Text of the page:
Hello again, readers! I admit Iíve been off a bit from my reliable weekly update, but it was for an excellent reason. My husband and I took a vacation to Iceland, which exceeded all of my expectations. From waterfalls to craters, hot springs to the midnight sun, the entire trip was breathtaking - but one element of the trip surpassed all others: the Icelandic Horse.
My heart has been captured; Iím completely enamored. Horses in every color graze on acres and acres of tall green grass across the entire country. I lost count. And theyíre somehow both strikingly gorgeous and utterly adorable at the same time. Fortunately, I had scheduled a trail ride that ended up one of the most fun experiences Iíve had in my life.
Our trail ride was with the company Hella Horse Rental, which I picked specifically as many positive reviews noted this wasnít a nose-to-tail trail ride (which I had once through an Italian vineyard and, while lovely, is dull for actual riders.) The trail ride group consisted of myself, my husband (inexperienced), and another family of 3 who owned horses years ago, but hadnít ridden recently. Our guide was an Icelandic horse trainer from Denmark, who is spending some time working with and learning from the family who owns the stable.
After learning I was the only experienced rider in the group, she paired me with a bay gelding named NjŠll (pronounced NYALT). I later learned that while NjŠll is considered saintly and usually paired with beginner children, he had been off-work for 8 weeks and I was his first rider after the break. After a brief demonstration on rein control, we mounted from the ground. Although NjŠll is well under 14 hands, this was a bit amusing and challenging for me, as my leg really lacked the proper strength to lift the rest of my body up. It took me about 3 or 4 bouncing tries but I finally managed. And oh the saddle! The Icelandic saddle had the closeness of an English saddle with extra secure and cushion-y leg rolls - I could live in it!
While the other riders mounted, NjŠll started to call out to one of his friends in a nearby paddock and started to jig a little impatiently. I walked him around in the limited space we had. When we left the gate, though, NjŠll decided to balk and tried to turn and walk back - showing distinct herd-bound behavior. The rest of the riders made it a good 25 ft ahead of me as I worked to get him turned back around. He wasnít sensitive to my leg pressure at all, and I had to resort to kicking him forward, which took a deeply embarrassing minute or two. Finally, we rejoined the group and I found he was more willing to keep moving forward towards the front of the group.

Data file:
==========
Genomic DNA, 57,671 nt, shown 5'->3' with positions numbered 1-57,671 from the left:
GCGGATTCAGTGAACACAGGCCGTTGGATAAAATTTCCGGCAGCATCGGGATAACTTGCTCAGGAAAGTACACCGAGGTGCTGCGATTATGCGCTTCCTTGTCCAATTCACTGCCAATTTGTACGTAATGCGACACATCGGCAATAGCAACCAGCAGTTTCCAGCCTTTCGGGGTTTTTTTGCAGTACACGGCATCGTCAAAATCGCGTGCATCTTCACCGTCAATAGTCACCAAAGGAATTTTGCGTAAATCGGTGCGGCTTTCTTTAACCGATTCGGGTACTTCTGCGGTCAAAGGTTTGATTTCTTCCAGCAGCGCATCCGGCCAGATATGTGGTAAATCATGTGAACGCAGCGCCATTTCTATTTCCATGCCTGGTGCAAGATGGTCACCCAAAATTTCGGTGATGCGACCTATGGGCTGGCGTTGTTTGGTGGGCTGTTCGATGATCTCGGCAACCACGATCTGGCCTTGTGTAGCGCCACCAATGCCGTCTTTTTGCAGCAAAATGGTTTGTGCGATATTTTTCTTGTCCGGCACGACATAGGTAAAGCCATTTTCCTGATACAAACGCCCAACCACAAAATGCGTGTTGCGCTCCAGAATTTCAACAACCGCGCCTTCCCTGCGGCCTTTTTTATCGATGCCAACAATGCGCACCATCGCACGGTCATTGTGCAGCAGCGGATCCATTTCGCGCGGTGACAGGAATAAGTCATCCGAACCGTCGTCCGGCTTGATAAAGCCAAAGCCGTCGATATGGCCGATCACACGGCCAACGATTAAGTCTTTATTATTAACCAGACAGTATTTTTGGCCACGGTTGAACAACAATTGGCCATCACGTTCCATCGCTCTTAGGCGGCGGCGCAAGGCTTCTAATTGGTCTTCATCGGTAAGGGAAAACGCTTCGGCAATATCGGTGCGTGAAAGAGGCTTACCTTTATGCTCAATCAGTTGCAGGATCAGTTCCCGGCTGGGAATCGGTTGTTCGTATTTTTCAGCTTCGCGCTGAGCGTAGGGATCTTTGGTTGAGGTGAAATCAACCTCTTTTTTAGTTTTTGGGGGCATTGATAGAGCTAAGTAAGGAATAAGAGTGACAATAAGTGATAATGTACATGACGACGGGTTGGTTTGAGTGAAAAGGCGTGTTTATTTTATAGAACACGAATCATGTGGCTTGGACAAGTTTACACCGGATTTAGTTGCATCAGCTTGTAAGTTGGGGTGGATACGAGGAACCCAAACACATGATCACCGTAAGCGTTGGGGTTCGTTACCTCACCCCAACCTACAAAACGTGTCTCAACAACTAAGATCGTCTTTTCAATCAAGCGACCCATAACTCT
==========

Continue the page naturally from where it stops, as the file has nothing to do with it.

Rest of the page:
We didnít have to stay in a line - the only rule was to not pass our guide, so we had freedom to change pace and steer. The landscape was interesting and varied, with lava fields, flowers, small water crossings, and hills. By a few minutes into the ride, NjŠll was forwarding and willing, although he did occasionally call out. I could tell he is a strong, excited boy.
About ten minutes in, after making sure everyone was comfortable and confident, we got to try the tŲlt. If youíre unfamiliar, this is a gait unique to Icelandics. Similar in speed to a trot, the tŲlt is a four-beat lateral gait and extremely
comfortable to sit to. I canít describe it well enough to do it justice, but let me say I absolutely loved it. We walked and tŲlted intermittently, and up one rather steep hill, even galloped for a stride or two (my first ever gallop!) The hour ride went by oh-so-fast, and dismounting NjŠll was heart-wrenching.
So. I canít stop thinking about Icelandics. I didnít have cell service during my vacation until I got to the airport for my return flight, and the first thing I started Googling was how to import an Icelandic and Icelandics for sale in America. Iíve convinced myself I want an Icelandic.
- I know this is impractical. (I like to show hunt seat; no trainers within two hours would know how to train for riding Icelandics. Iíve just started jumping; Icelandics arenít really jumpers).
- I know this is rash. (Okay - not really rash; it would take me at least a year and a half to save for a very well-broke, safe riding Icelandic, which would also give me plenty of time to continue to think it through.)
- I know this would be a huge life decision (Due to the time and financial commitment of a horse, it would mean choosing to stay in my current career path instead of going to grad school and transitioning paths).
But, on the other hand, I just got the biggest promotion of my career so far effective July 1st. While my income is still humble, I may be able to budget a horse if I switched to a cheaper barn for boarding.
Anyway, I have no answer on if this obsession will amount to anything. Maybe Iíll look on this post in a few years and laugh at the absurdity.
I leave you with a few pictures from my trail ride.